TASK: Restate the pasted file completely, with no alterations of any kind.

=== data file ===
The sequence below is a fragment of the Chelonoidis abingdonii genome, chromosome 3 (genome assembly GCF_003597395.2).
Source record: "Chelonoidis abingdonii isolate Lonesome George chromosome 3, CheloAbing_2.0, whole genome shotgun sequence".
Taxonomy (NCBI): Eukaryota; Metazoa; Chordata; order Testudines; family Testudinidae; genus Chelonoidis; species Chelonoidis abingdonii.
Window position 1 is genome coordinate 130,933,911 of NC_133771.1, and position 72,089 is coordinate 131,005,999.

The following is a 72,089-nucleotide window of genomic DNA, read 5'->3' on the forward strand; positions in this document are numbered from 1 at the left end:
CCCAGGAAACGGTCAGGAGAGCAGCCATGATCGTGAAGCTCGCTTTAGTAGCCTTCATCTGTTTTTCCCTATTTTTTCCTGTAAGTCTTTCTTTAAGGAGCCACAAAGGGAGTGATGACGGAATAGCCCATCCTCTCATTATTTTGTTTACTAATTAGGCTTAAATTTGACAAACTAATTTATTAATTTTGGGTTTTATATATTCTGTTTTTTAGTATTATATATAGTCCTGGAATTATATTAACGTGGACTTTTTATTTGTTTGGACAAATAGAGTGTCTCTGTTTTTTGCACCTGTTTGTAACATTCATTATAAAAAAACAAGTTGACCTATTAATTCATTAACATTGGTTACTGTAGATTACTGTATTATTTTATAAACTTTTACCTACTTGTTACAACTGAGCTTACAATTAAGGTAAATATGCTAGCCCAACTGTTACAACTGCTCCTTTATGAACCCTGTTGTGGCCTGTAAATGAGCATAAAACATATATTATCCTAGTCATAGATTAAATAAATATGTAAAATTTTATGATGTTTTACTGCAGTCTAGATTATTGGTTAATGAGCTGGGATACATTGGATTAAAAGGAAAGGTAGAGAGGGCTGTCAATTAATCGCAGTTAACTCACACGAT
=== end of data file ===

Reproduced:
The sequence below is a fragment of the Chelonoidis abingdonii genome, chromosome 3 (genome assembly GCF_003597395.2).
Source record: "Chelonoidis abingdonii isolate Lonesome George chromosome 3, CheloAbing_2.0, whole genome shotgun sequence".
Taxonomy (NCBI): Eukaryota; Metazoa; Chordata; order Testudines; family Testudinidae; genus Chelonoidis; species Chelonoidis abingdonii.
Window position 1 is genome coordinate 130,933,911 of NC_133771.1, and position 72,089 is coordinate 131,005,999.

The following is a 72,089-nucleotide window of genomic DNA, read 5'->3' on the forward strand; positions in this document are numbered from 1 at the left end:
CCCAGGAAACGGTCAGGAGAGCAGCCATGATCGTGAAGCTCGCTTTAGTAGCCTTCATCTGTTTTTCCCTATTTTTTCCTGTAAGTCTTTCTTTAAGGAGCCACAAAGGGAGTGATGACGGAATAGCCCATCCTCTCATTATTTTGTTTACTAATTAGGCTTAAATTTGACAAACTAATTTATTAATTTTGGGTTTTATATATTCTGTTTTTTAGTATTATATATAGTCCTGGAATTATATTAACGTGGACTTTTTATTTGTTTGGACAAATAGAGTGTCTCTGTTTTTTGCACCTGTTTGTAACATTCATTATAAAAAAACAAGTTGACCTATTAATTCATTAACATTGGTTACTGTAGATTACTGTATTATTTTATAAACTTTTACCTACTTGTTACAACTGAGCTTACAATTAAGGTAAATATGCTAGCCCAACTGTTACAACTGCTCCTTTATGAACCCTGTTGTGGCCTGTAAATGAGCATAAAACATATATTATCCTAGTCATAGATTAAATAAATATGTAAAATTTTATGATGTTTTACTGCAGTCTAGATTATTGGTTAATGAGCTGGGATACATTGGATTAAAAGGAAAGGTAGAGAGGGCTGTCAATTAATCGCAGTTAACTCACACGAT